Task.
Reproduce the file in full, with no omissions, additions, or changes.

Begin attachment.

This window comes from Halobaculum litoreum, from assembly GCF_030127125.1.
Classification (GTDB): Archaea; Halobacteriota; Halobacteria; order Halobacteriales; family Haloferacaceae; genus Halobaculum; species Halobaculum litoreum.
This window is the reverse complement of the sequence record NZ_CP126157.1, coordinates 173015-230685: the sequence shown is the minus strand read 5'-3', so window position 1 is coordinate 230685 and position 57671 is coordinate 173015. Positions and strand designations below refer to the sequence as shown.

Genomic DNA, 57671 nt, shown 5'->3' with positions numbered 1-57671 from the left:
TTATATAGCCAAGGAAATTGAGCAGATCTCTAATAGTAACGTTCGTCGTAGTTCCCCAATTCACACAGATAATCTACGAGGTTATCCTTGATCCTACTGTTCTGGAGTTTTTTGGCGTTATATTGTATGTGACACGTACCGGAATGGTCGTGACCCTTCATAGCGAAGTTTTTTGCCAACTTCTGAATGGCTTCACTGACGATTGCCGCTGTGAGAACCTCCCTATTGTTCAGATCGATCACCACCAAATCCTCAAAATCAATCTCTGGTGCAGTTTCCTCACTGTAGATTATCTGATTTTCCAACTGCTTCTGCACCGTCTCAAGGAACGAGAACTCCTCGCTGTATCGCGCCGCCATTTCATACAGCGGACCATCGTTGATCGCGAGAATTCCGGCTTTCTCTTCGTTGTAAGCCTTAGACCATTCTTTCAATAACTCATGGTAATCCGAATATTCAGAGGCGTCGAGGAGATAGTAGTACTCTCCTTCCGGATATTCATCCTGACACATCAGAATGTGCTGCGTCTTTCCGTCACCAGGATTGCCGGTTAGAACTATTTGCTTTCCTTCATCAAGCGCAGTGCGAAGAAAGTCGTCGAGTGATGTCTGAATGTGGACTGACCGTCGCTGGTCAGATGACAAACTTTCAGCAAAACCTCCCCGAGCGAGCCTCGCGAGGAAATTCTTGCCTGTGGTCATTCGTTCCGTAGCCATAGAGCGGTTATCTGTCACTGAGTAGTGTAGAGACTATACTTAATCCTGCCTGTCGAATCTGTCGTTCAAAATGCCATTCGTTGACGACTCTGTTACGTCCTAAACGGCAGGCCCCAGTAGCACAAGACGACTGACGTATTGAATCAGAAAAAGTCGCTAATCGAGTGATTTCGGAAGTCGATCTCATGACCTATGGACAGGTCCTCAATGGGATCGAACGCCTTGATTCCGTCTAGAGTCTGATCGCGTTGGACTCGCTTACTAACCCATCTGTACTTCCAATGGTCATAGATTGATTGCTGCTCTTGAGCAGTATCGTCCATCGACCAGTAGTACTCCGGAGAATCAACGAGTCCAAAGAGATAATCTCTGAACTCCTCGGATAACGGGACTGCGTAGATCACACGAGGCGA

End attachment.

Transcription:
This window comes from Halobaculum litoreum, from assembly GCF_030127125.1.
Classification (GTDB): Archaea; Halobacteriota; Halobacteria; order Halobacteriales; family Haloferacaceae; genus Halobaculum; species Halobaculum litoreum.
This window is the reverse complement of the sequence record NZ_CP126157.1, coordinates 173015-230685: the sequence shown is the minus strand read 5'-3', so window position 1 is coordinate 230685 and position 57671 is coordinate 173015. Positions and strand designations below refer to the sequence as shown.

Genomic DNA, 57671 nt, shown 5'->3' with positions numbered 1-57671 from the left:
TTATATAGCCAAGGAAATTGAGCAGATCTCTAATAGTAACGTTCGTCGTAGTTCCCCAATTCACACAGATAATCTACGAGGTTATCCTTGATCCTACTGTTCTGGAGTTTTTTGGCGTTATATTGTATGTGACACGTACCGGAATGGTCGTGACCCTTCATAGCGAAGTTTTTTGCCAACTTCTGAATGGCTTCACTGACGATTGCCGCTGTGAGAACCTCCCTATTGTTCAGATCGATCACCACCAAATCCTCAAAATCAATCTCTGGTGCAGTTTCCTCACTGTAGATTATCTGATTTTCCAACTGCTTCTGCACCGTCTCAAGGAACGAGAACTCCTCGCTGTATCGCGCCGCCATTTCATACAGCGGACCATCGTTGATCGCGAGAATTCCGGCTTTCTCTTCGTTGTAAGCCTTAGACCATTCTTTCAATAACTCATGGTAATCCGAATATTCAGAGGCGTCGAGGAGATAGTAGTACTCTCCTTCCGGATATTCATCCTGACACATCAGAATGTGCTGCGTCTTTCCGTCACCAGGATTGCCGGTTAGAACTATTTGCTTTCCTTCATCAAGCGCAGTGCGAAGAAAGTCGTCGAGTGATGTCTGAATGTGGACTGACCGTCGCTGGTCAGATGACAAACTTTCAGCAAAACCTCCCCGAGCGAGCCTCGCGAGGAAATTCTTGCCTGTGGTCATTCGTTCCGTAGCCATAGAGCGGTTATCTGTCACTGAGTAGTGTAGAGACTATACTTAATCCTGCCTGTCGAATCTGTCGTTCAAAATGCCATTCGTTGACGACTCTGTTACGTCCTAAACGGCAGGCCCCAGTAGCACAAGACGACTGACGTATTGAATCAGAAAAAGTCGCTAATCGAGTGATTTCGGAAGTCGATCTCATGACCTATGGACAGGTCCTCAATGGGATCGAACGCCTTGATTCCGTCTAGAGTCTGATCGCGTTGGACTCGCTTACTAACCCATCTGTACTTCCAATGGTCATAGATTGATTGCTGCTCTTGAGCAGTATCGTCCATCGACCAGTAGTACTCCGGAGAATCAACGAGTCCAAAGAGATAATCTCTGAACTCCTCGGATAACGGGACTGCGTAGATCACACGAGGCGA